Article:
Broadcast journalist

reporter presenter anchor newscaster broadcaster
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Career outlook for

Figures and forecasts for roles at the same level, which require similar skills and qualifications.

Average UK salary

Currently employed in Scotland

Jobs forecast

This information is supplied by LMI For All, where data is currently available for Scotland.

What's it like?

You would investigate news events, speak to the people involved and present the stories on television, radio or the internet to tell people what’s happened.

You’d need to work quickly to put together sound and pictures to make an accurate story that informs the public. You could present it as either as recording or speak live in the studio or from an outside broadcast.

As a journalist on national TV, radio or an internet news service, you would research and report on UK and international stories. You might specialise in a particular type of news, such as political or sports reporting. In regional TV and radio, you would focus on local news.

You would:

  • Follow story 'leads', or generate story ideas
  • Research stories, using your contacts and sources such as the internet, archives and databases
  • Visit locations and decide on the best way of presenting a story
  • Write scripts, website or social media content
  • Prepare interview questions and conduct live and pre-recorded interviews
  • Present in TV or radio studios or on location, and record voiceovers for recorded material
  • Ask questions at briefings and press conferences

You would direct a small camera and sound crew or possibly operate recording equipment yourself.

Then you’d edit stories to fit scheduled timings. You might decide on the best running order for bulletins and make changes to programmes as new stories break.

You’d need an understanding of what makes a good news story. Having a creative approach with the ability to improvise when necessary would also be important.

In many jobs you would be part of a production team. This could include other journalists, researchers, editors, broadcast assistants and producers.

In small commercial radio stations you might run a newsroom single-handed.

Working conditions

Hours

Your working week could be long and irregular. You may need to work extra hours, evenings and weekends to meet deadlines or cover a breaking story.

Environment

You could be based in an office, a TV studio or you may even work from home if you are employed on a freelance basis. You would spend much of your time out-and-about covering stories. Outside broadcasts take place in all weather conditions.

Travel

The work could involve local, national or international travel, often at very short notice.

UK employment status

Full-time

Part-time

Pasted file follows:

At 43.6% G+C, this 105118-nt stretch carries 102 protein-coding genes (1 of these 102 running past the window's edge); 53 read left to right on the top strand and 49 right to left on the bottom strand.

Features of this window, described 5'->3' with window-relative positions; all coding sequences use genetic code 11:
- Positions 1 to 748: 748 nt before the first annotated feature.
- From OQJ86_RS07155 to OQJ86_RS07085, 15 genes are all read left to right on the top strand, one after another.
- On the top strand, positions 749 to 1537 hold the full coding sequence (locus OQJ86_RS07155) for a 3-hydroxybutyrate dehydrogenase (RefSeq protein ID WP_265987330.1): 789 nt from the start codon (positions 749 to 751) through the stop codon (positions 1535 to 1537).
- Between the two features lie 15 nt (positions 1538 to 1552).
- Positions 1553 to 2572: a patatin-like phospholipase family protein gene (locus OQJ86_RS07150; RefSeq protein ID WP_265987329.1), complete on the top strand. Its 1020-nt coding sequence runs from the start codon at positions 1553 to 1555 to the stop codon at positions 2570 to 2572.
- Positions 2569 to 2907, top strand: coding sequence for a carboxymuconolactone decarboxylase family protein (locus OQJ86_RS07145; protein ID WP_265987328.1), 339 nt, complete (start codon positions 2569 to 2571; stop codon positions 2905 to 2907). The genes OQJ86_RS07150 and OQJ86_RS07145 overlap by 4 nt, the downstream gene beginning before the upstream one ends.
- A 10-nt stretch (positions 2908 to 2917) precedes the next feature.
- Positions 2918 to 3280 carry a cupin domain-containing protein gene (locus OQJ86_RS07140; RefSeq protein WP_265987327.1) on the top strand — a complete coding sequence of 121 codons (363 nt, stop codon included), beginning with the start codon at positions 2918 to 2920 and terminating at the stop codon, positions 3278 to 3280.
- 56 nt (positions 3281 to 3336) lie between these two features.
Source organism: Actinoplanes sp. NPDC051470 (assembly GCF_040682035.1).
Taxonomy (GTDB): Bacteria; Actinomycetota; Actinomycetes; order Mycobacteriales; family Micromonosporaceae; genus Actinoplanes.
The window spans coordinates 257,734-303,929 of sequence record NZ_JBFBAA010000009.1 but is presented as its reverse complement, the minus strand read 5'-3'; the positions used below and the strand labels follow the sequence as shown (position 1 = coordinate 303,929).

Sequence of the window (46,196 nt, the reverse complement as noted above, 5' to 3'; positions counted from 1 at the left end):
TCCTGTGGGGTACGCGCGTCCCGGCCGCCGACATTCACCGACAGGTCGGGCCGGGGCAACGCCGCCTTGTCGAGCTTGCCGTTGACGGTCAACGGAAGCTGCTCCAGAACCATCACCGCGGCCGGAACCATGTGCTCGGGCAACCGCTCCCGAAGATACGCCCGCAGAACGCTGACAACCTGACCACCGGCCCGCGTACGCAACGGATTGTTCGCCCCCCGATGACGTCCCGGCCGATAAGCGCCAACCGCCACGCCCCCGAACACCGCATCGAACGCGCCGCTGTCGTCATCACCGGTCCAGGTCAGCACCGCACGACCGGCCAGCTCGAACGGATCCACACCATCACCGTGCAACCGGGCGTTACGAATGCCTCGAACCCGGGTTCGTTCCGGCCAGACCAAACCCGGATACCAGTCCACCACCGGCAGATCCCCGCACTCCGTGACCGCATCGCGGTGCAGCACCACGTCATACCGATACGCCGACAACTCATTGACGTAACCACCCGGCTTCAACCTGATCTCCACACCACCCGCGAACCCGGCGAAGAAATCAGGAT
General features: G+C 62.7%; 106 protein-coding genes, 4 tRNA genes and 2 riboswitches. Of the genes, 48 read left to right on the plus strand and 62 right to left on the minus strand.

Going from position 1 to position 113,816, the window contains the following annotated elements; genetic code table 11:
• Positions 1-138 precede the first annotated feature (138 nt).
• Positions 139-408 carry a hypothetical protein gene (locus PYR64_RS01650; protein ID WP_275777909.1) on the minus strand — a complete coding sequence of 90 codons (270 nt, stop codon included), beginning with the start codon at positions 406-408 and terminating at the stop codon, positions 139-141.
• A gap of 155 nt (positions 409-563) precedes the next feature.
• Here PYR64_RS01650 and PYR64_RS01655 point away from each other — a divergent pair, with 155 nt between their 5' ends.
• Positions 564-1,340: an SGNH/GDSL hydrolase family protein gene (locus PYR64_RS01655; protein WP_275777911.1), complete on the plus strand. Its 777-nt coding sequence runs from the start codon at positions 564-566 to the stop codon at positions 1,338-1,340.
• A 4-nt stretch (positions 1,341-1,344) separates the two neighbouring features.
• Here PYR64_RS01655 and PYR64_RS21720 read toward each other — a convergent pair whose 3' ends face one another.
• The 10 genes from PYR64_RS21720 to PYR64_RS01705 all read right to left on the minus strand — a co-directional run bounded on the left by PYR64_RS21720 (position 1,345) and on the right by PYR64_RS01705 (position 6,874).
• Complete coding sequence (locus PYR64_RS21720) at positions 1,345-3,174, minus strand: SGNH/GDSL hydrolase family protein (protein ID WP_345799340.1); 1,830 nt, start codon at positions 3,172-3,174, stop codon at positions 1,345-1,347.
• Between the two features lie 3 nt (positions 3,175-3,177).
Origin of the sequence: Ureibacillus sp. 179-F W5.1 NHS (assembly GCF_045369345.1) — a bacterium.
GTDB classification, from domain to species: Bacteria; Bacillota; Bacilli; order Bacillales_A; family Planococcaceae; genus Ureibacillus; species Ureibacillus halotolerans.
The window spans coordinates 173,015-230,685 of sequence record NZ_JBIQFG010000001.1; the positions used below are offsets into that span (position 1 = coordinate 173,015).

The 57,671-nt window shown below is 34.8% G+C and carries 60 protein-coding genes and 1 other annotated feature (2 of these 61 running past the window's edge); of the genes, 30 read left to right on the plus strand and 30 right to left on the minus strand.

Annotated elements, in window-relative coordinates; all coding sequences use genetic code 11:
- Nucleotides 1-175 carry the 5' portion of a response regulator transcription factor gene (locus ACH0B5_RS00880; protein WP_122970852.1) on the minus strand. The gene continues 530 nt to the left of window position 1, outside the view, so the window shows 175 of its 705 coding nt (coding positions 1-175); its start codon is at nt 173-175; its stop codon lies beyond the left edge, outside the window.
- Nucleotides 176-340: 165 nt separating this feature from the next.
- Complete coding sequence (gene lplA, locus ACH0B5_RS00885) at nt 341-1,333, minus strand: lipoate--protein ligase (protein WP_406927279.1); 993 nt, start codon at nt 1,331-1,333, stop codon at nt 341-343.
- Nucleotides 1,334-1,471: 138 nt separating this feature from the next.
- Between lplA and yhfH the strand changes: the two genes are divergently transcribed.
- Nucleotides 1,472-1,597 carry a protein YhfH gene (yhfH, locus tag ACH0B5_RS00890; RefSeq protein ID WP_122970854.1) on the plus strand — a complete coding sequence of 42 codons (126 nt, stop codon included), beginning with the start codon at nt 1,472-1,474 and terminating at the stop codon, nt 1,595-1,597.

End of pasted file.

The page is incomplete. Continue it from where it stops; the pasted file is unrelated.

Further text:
Self employed

People behind the job

Meet real people who’ve done this job – hear their stories and the path they took to get there.

Here are some of the skills that people in this job would be most likely to have:

  • Communicating with people
  • Listening to people
  • Working as part of a team
  • Persuading people
  • Working on your own
  • Accuracy
  • Researching and investigating
  • Time management
  • Paying attention to detail

Build your skills

Your skills can help you choose the career that’s right for you. You can build your skills through work, study or activities you do in your spare time.

To understand more, have a look at what are my skills?

Keep track of your skills in your account and find the jobs, opportunities and courses that suit you.

Click here to view / add your skills

Getting in

Entry requirements for courses can change. Always contact the college, university or training provider to check exactly what you’ll need.

Foundation Apprenticeships

Choosing a Foundation Apprenticeship as one of your subjects in S5 and S6 can help you get a head start with this type of job.

You'll get an SCQF level 6 qualification (the same level as a Higher) plus valuable work placement experience and skills you can't learn in a classroom.

Interested? Find out what's on offer at your school on Apprenticeships.scot.

Qualifications

Most broadcast journalists have a degree (SCQF level 9/10) or postgraduate qualification (SCQF level 11/12) in broadcast journalism or other broadcasting, media or journalistic subjects.

Before entering a course it is useful to check the list of accredited degrees and postgraduate courses on the Broadcast Journalism Training Council (BJTC) website. 

To enter a broadcasting or journalism Higher National Certificate (SCQF level 7) or Higher National Diploma (SCQF level 8) requires National 4/5 qualifications and one  to two Highers. To enter a degree (SCQF level 9/10) requires a minimum of three Highers.

Useful subjects

  • English (required by most courses)
  • Maths (required by most courses)
  • Social studies such as media, modern studies, politics and sociology (required by most courses)
  • Drama
  • Art & design

Helpful to have

Work experience in the industry would help build a portfolio of your work. This could be paid work or volunteering in the local press, hospital radio, community media or student newspaper.